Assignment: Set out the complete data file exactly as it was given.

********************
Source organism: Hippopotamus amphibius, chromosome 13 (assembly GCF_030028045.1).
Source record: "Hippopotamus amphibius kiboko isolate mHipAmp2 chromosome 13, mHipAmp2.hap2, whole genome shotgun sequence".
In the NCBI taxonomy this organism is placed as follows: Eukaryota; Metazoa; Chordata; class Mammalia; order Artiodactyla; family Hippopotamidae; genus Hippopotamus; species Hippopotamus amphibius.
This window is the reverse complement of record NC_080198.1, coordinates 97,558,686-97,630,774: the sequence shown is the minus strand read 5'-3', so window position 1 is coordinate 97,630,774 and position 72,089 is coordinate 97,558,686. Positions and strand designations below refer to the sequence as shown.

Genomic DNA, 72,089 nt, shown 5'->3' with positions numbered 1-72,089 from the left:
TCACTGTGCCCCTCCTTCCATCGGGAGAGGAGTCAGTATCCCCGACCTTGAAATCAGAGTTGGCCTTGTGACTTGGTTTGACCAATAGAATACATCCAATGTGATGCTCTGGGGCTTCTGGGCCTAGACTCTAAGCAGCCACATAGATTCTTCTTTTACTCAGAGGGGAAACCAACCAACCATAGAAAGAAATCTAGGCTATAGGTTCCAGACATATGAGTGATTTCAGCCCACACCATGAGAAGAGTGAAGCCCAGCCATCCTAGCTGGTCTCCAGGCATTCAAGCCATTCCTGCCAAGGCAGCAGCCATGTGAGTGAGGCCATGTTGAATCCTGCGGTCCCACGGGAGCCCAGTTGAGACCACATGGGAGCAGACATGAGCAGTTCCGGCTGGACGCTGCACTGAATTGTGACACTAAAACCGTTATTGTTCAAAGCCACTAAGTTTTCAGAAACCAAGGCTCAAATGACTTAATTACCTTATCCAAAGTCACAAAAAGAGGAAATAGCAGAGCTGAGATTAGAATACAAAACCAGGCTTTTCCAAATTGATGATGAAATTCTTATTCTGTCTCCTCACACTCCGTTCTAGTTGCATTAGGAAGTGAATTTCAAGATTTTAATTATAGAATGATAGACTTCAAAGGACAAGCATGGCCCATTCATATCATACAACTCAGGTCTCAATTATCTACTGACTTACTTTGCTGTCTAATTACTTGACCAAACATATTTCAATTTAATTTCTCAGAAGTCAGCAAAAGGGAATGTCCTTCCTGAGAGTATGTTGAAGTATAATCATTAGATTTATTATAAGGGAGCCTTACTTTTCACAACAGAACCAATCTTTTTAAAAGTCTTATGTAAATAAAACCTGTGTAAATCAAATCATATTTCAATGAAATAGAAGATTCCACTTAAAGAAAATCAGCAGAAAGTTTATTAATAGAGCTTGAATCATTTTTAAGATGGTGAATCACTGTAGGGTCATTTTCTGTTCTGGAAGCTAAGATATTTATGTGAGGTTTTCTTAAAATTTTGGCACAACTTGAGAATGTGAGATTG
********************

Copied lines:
Source organism: Hippopotamus amphibius, chromosome 13 (assembly GCF_030028045.1).
Source record: "Hippopotamus amphibius kiboko isolate mHipAmp2 chromosome 13, mHipAmp2.hap2, whole genome shotgun sequence".
In the NCBI taxonomy this organism is placed as follows: Eukaryota; Metazoa; Chordata; class Mammalia; order Artiodactyla; family Hippopotamidae; genus Hippopotamus; species Hippopotamus amphibius.
This window is the reverse complement of record NC_080198.1, coordinates 97,558,686-97,630,774: the sequence shown is the minus strand read 5'-3', so window position 1 is coordinate 97,630,774 and position 72,089 is coordinate 97,558,686. Positions and strand designations below refer to the sequence as shown.

Genomic DNA, 72,089 nt, shown 5'->3' with positions numbered 1-72,089 from the left:
TCACTGTGCCCCTCCTTCCATCGGGAGAGGAGTCAGTATCCCCGACCTTGAAATCAGAGTTGGCCTTGTGACTTGGTTTGACCAATAGAATACATCCAATGTGATGCTCTGGGGCTTCTGGGCCTAGACTCTAAGCAGCCACATAGATTCTTCTTTTACTCAGAGGGGAAACCAACCAACCATAGAAAGAAATCTAGGCTATAGGTTCCAGACATATGAGTGATTTCAGCCCACACCATGAGAAGAGTGAAGCCCAGCCATCCTAGCTGGTCTCCAGGCATTCAAGCCATTCCTGCCAAGGCAGCAGCCATGTGAGTGAGGCCATGTTGAATCCTGCGGTCCCACGGGAGCCCAGTTGAGACCACATGGGAGCAGACATGAGCAGTTCCGGCTGGACGCTGCACTGAATTGTGACACTAAAACCGTTATTGTTCAAAGCCACTAAGTTTTCAGAAACCAAGGCTCAAATGACTTAATTACCTTATCCAAAGTCACAAAAAGAGGAAATAGCAGAGCTGAGATTAGAATACAAAACCAGGCTTTTCCAAATTGATGATGAAATTCTTATTCTGTCTCCTCACACTCCGTTCTAGTTGCATTAGGAAGTGAATTTCAAGATTTTAATTATAGAATGATAGACTTCAAAGGACAAGCATGGCCCATTCATATCATACAACTCAGGTCTCAATTATCTACTGACTTACTTTGCTGTCTAATTACTTGACCAAACATATTTCAATTTAATTTCTCAGAAGTCAGCAAAAGGGAATGTCCTTCCTGAGAGTATGTTGAAGTATAATCATTAGATTTATTATAAGGGAGCCTTACTTTTCACAACAGAACCAATCTTTTTAAAAGTCTTATGTAAATAAAACCTGTGTAAATCAAATCATATTTCAATGAAATAGAAGATTCCACTTAAAGAAAATCAGCAGAAAGTTTATTAATAGAGCTTGAATCATTTTTAAGATGGTGAATCACTGTAGGGTCATTTTCTGTTCTGGAAGCTAAGATATTTATGTGAGGTTTTCTTAAAATTTTGGCACAACTTGAGAATGTGAGATTG